If you are approached or called for an “informal” chat about your work, know that the following applies to you:
NLRB v. J. Weingarten, Inc., 420 U.S. 251 (1975), was a case decided by the Supreme Court of the United States that ruled that employees in unionized workplaces have the right under the National Labor Relations Act to the presence of a union steward during any management inquiry that the employee reasonably believes may result in discipline.
The Supreme Court decided that the following rules apply:
Rule 1: The employee must make a clear request for a union representative of their choice before or during the interview. The employee cannot be punished for making this request.
Rule 2: After the employee makes the request, the employer must choose from among three options:
- Grant the request and delay questioning until the union representative arrives and (prior to the interview continuing) the representative has a chance to consult privately with the employee;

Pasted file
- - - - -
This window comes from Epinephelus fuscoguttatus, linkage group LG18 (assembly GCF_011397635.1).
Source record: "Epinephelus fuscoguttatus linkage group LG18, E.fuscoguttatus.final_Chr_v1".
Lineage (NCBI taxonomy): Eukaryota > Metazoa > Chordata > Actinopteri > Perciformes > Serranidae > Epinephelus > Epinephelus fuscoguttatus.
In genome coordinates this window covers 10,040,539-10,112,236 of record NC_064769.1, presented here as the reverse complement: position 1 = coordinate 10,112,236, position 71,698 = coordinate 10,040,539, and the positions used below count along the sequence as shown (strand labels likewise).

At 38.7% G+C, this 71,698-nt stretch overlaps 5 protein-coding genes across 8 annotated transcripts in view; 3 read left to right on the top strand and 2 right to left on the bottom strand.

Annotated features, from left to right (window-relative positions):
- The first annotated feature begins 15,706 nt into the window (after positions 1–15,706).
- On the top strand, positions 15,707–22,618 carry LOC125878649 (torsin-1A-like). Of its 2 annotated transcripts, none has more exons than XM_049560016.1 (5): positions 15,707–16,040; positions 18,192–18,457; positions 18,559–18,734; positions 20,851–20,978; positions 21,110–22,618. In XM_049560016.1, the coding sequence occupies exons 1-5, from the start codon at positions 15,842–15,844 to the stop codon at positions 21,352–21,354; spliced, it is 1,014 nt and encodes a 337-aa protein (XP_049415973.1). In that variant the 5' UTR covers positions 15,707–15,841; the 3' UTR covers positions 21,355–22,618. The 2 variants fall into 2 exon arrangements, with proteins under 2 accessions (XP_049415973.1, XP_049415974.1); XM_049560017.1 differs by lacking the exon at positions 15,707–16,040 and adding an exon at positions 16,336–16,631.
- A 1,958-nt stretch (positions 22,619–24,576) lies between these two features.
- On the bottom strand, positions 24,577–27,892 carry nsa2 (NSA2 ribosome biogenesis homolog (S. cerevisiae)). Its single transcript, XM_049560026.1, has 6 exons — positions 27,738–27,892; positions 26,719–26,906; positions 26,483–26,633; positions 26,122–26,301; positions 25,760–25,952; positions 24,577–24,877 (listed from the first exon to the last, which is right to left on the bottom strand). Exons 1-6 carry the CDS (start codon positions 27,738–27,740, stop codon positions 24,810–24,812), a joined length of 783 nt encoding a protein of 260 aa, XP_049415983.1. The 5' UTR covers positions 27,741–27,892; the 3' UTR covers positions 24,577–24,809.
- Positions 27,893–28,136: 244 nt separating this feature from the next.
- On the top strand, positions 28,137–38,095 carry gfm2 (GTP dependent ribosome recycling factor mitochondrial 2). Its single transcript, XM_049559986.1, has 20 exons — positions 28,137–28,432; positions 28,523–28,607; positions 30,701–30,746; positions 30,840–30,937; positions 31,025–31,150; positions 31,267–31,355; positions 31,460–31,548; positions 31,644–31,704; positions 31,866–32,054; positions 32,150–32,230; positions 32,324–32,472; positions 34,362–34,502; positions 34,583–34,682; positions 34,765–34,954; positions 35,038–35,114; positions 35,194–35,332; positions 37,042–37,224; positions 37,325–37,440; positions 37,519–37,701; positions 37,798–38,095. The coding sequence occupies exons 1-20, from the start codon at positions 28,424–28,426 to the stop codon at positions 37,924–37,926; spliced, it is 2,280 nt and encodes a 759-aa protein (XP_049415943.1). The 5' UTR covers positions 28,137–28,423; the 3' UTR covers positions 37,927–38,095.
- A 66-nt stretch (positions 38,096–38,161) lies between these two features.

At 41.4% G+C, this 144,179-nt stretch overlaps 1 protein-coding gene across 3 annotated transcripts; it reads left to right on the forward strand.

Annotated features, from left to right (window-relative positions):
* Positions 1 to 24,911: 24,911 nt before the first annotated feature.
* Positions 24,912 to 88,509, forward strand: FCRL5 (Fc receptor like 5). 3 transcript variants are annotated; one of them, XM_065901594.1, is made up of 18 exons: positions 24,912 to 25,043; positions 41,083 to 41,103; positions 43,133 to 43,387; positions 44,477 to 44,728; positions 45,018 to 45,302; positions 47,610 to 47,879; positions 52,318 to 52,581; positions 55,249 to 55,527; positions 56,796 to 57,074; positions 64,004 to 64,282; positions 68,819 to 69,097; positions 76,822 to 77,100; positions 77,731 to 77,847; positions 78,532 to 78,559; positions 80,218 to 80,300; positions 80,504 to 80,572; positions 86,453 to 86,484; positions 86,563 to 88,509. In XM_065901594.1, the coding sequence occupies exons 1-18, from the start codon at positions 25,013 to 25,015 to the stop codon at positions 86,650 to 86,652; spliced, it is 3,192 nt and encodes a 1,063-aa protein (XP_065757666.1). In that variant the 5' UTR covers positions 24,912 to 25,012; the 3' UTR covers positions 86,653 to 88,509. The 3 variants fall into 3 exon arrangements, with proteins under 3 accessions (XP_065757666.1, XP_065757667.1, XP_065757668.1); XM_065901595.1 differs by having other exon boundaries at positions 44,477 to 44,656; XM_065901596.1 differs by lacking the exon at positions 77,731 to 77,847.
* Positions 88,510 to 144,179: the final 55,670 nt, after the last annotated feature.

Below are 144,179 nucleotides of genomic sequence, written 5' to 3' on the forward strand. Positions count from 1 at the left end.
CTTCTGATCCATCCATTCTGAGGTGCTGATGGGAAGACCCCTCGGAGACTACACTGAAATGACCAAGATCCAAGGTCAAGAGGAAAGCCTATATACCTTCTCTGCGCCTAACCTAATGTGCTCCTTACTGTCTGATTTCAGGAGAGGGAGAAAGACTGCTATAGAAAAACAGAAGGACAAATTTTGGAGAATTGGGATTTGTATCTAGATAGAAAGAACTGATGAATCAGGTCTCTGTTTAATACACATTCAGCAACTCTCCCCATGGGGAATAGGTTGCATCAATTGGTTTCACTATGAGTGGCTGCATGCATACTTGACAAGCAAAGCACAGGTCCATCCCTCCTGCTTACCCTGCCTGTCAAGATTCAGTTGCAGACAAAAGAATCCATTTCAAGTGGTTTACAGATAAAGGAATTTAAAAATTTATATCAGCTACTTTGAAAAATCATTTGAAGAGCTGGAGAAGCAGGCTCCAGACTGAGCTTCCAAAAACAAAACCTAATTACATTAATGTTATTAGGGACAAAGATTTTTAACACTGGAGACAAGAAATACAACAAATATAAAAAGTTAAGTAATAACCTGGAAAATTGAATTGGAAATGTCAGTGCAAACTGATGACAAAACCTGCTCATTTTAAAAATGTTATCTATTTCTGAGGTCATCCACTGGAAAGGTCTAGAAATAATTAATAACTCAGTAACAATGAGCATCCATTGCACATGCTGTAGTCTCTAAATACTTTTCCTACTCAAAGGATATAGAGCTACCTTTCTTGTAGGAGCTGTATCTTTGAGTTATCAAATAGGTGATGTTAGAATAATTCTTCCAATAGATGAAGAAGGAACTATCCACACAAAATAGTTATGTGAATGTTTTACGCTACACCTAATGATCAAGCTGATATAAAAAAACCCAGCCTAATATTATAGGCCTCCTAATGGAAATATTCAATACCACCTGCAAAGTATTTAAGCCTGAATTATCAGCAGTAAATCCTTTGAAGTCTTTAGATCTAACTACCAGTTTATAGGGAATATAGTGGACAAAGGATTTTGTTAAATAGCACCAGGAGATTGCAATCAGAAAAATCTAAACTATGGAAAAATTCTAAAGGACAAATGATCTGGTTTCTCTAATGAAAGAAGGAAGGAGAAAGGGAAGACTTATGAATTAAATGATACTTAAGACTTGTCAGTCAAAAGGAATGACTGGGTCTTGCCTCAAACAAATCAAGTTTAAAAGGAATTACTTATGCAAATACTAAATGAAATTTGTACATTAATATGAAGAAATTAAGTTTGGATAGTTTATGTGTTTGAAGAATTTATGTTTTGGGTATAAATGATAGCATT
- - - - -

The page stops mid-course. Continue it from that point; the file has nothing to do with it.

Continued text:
- Deny the request and end the interview immediately; or
- Give the employee a clear choice between having the interview without representation, or ending the interview.
Rule 3: If the employer denies the request for union representation, and continues to ask questions, it commits an unfair labor practice and the employee has a right to refuse to answer. The employer may not discipline the employee for such a refusal.